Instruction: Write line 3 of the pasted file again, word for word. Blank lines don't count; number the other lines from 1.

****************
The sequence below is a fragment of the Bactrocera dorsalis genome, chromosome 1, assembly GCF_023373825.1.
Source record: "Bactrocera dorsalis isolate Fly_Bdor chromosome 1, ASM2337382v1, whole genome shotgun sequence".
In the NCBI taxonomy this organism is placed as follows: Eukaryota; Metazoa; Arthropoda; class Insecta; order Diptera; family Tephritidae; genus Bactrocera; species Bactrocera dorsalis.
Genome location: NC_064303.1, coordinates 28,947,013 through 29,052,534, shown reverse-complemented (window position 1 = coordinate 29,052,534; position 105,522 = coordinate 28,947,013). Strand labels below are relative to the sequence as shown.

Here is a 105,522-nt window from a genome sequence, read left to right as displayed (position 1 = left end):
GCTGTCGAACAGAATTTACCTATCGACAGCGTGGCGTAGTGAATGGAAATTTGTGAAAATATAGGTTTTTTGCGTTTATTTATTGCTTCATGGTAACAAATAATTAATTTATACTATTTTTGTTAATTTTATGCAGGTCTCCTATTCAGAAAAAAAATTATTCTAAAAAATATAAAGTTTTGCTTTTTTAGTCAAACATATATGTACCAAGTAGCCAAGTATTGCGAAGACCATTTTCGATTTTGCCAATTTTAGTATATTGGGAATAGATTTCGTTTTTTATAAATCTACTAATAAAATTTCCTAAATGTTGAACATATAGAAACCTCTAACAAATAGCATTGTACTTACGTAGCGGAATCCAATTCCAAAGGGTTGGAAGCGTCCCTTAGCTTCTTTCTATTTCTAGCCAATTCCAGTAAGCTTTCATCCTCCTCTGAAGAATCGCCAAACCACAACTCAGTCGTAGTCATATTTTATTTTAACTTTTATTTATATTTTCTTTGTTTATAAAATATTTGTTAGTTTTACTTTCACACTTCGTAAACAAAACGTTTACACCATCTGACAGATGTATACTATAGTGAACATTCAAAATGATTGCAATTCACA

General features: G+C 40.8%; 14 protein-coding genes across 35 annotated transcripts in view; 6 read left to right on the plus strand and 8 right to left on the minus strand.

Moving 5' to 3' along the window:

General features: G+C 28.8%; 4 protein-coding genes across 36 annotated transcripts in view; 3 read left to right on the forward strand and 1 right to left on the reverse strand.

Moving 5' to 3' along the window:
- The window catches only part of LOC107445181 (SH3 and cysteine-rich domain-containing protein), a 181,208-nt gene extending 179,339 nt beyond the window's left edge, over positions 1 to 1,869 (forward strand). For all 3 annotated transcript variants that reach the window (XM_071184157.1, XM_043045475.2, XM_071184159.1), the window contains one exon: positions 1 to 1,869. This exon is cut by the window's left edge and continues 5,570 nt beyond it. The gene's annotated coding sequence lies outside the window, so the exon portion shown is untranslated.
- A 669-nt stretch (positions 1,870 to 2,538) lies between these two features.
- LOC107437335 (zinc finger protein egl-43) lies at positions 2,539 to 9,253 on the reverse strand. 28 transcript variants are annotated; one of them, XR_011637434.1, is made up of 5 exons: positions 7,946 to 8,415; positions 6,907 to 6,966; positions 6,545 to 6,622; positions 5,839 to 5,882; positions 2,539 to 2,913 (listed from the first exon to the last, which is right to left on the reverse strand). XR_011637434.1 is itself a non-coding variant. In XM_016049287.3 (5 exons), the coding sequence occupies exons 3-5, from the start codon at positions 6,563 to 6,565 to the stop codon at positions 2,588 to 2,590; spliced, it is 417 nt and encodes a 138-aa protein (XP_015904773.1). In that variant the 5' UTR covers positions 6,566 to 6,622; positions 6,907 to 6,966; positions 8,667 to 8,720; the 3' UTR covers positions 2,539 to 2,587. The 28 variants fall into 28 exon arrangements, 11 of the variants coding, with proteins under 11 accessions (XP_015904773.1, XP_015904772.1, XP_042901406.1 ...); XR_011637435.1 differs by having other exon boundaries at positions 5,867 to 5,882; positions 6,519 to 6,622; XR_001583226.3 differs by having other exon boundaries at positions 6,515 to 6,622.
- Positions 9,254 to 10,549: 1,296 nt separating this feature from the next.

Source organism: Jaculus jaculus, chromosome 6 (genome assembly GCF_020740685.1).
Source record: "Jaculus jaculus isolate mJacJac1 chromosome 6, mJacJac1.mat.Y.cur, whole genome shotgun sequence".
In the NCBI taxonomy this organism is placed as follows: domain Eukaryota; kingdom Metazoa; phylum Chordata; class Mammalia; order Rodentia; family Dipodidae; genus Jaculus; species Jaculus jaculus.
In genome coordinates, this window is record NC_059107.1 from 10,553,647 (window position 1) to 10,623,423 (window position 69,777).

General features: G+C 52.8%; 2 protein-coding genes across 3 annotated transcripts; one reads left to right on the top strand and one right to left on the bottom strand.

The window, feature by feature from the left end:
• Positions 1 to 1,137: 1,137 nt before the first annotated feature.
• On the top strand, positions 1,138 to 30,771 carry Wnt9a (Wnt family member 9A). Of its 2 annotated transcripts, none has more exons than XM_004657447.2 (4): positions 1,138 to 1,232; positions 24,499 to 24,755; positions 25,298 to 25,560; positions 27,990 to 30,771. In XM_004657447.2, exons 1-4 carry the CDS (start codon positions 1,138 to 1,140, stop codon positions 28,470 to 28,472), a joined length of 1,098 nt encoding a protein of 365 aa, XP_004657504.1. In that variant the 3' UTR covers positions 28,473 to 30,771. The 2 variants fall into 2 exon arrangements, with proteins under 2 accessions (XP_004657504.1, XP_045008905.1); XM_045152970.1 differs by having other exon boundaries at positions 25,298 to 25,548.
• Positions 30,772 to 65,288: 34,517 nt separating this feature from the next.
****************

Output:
In the NCBI taxonomy this organism is placed as follows: Eukaryota; Metazoa; Arthropoda; class Insecta; order Diptera; family Tephritidae; genus Bactrocera; species Bactrocera dorsalis.